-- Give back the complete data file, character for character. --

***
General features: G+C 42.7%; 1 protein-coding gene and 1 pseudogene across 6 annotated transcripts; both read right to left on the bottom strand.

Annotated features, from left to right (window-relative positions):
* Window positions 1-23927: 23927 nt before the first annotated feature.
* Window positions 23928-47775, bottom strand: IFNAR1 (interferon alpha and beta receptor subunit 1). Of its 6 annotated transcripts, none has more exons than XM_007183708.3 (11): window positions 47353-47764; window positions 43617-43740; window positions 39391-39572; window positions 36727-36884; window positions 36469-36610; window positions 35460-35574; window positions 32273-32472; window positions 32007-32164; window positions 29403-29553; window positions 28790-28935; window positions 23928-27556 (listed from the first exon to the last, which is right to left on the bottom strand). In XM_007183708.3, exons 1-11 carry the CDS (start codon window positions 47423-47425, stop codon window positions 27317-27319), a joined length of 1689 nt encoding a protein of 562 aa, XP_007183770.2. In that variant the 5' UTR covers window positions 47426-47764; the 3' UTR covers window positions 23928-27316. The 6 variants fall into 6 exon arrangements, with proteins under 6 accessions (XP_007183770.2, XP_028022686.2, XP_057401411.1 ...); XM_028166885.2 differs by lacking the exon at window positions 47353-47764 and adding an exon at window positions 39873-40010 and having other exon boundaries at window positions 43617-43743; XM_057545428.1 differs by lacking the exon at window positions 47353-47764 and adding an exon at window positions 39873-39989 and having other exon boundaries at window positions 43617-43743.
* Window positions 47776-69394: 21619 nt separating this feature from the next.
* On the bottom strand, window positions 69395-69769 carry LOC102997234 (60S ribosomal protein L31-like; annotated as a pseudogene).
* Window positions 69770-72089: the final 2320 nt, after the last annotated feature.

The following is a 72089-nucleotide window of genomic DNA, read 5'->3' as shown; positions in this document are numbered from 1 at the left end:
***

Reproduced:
General features: G+C 42.7%; 1 protein-coding gene and 1 pseudogene across 6 annotated transcripts; both read right to left on the bottom strand.

Annotated features, from left to right (window-relative positions):
* Window positions 1-23927: 23927 nt before the first annotated feature.
* Window positions 23928-47775, bottom strand: IFNAR1 (interferon alpha and beta receptor subunit 1). Of its 6 annotated transcripts, none has more exons than XM_007183708.3 (11): window positions 47353-47764; window positions 43617-43740; window positions 39391-39572; window positions 36727-36884; window positions 36469-36610; window positions 35460-35574; window positions 32273-32472; window positions 32007-32164; window positions 29403-29553; window positions 28790-28935; window positions 23928-27556 (listed from the first exon to the last, which is right to left on the bottom strand). In XM_007183708.3, exons 1-11 carry the CDS (start codon window positions 47423-47425, stop codon window positions 27317-27319), a joined length of 1689 nt encoding a protein of 562 aa, XP_007183770.2. In that variant the 5' UTR covers window positions 47426-47764; the 3' UTR covers window positions 23928-27316. The 6 variants fall into 6 exon arrangements, with proteins under 6 accessions (XP_007183770.2, XP_028022686.2, XP_057401411.1 ...); XM_028166885.2 differs by lacking the exon at window positions 47353-47764 and adding an exon at window positions 39873-40010 and having other exon boundaries at window positions 43617-43743; XM_057545428.1 differs by lacking the exon at window positions 47353-47764 and adding an exon at window positions 39873-39989 and having other exon boundaries at window positions 43617-43743.
* Window positions 47776-69394: 21619 nt separating this feature from the next.
* On the bottom strand, window positions 69395-69769 carry LOC102997234 (60S ribosomal protein L31-like; annotated as a pseudogene).
* Window positions 69770-72089: the final 2320 nt, after the last annotated feature.

The following is a 72089-nucleotide window of genomic DNA, read 5'->3' as shown; positions in this document are numbered from 1 at the left end: